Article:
Economic Liberalization and Foreign Direct Investment in Developing Countries: Japanese Investments in India and China
JAIDEEP ANAND AND ANDREW DELIOS
Foreign direct investment ( FDI) into developing countries has increased rapidly in recent years. Some of these investments have been motivated by the large untapped markets of these countries, while others have been motivated by access to resident assets like low-cost labor. This growth in FDI has coincided with decentralization in Japanese manufacturing. Consequently, Japanese multinational enterprises (MNEs) have become the dominant investors in the countries of South, Southeast and East Asia. We analyze patterns of Japanese FDI and MNE strategies and find that Japanese FDI into India is more frequently motivated by market access and is part of a multidomestic strategy. Japanese entries into China more frequently tend to be motivated by the desire to access location-specific resources and are part of a global strategy. We conclude that MNEs respond to country- specific and industry-specific factors, as is visible in their investment and organizational strategies.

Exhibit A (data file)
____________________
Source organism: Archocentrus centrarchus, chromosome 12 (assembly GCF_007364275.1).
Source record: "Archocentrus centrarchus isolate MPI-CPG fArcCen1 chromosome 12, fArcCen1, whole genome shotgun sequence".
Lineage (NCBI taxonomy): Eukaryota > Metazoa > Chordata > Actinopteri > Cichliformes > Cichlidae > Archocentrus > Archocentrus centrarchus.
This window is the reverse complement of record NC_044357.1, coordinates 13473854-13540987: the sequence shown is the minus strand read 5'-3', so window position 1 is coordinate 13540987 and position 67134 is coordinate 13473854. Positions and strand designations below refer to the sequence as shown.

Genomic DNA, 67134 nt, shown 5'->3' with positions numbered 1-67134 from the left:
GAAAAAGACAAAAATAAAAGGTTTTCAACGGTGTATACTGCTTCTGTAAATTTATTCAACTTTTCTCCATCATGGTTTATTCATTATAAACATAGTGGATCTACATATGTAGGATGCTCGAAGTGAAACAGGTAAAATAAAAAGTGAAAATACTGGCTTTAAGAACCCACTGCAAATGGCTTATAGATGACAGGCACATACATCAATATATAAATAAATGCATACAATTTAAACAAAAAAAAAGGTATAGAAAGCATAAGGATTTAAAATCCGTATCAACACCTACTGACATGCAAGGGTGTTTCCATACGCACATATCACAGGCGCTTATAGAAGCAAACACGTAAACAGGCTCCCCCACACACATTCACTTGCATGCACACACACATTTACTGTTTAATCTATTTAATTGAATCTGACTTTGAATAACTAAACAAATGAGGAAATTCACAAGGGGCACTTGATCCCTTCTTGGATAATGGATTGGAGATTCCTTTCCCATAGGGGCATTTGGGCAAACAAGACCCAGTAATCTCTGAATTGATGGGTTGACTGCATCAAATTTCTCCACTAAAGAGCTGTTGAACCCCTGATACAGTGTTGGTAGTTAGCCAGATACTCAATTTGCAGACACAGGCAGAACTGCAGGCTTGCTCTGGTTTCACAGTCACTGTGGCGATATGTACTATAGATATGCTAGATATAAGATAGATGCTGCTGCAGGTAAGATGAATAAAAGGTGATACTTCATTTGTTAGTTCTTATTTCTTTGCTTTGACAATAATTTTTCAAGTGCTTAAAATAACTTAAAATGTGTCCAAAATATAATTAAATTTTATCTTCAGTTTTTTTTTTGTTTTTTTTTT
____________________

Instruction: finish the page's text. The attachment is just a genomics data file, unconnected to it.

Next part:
Foreign direct investment ( FDI) into developing countries grew rapidly in the late 1980s and first half of the 1990s. In 1994, FDI inflows to developing countries reached $84 billion, or 37 percent of worldwide FDI. The countries of South, Southeast and East Asia have accounted for the bulk of this increase in FDI to developing countries. Approximately 70 percent of developing country FDI ($61 billion) was invested in the countries of this region ( UNCTAD, 1995). China is the largest recipient of FDI among developing countries and the second largest recipient of FDI in the world. More than half of the FDI invested in the developing countries of Asia is found in China ($34 billion). In 1995 these trends were expected to continue as developing country inflows were projected to increase to $90 billion ( UNCTAD, 1995). Similarly, FDI into India, albeit from a low base, has been growing rapidly, as the following figures illustrate: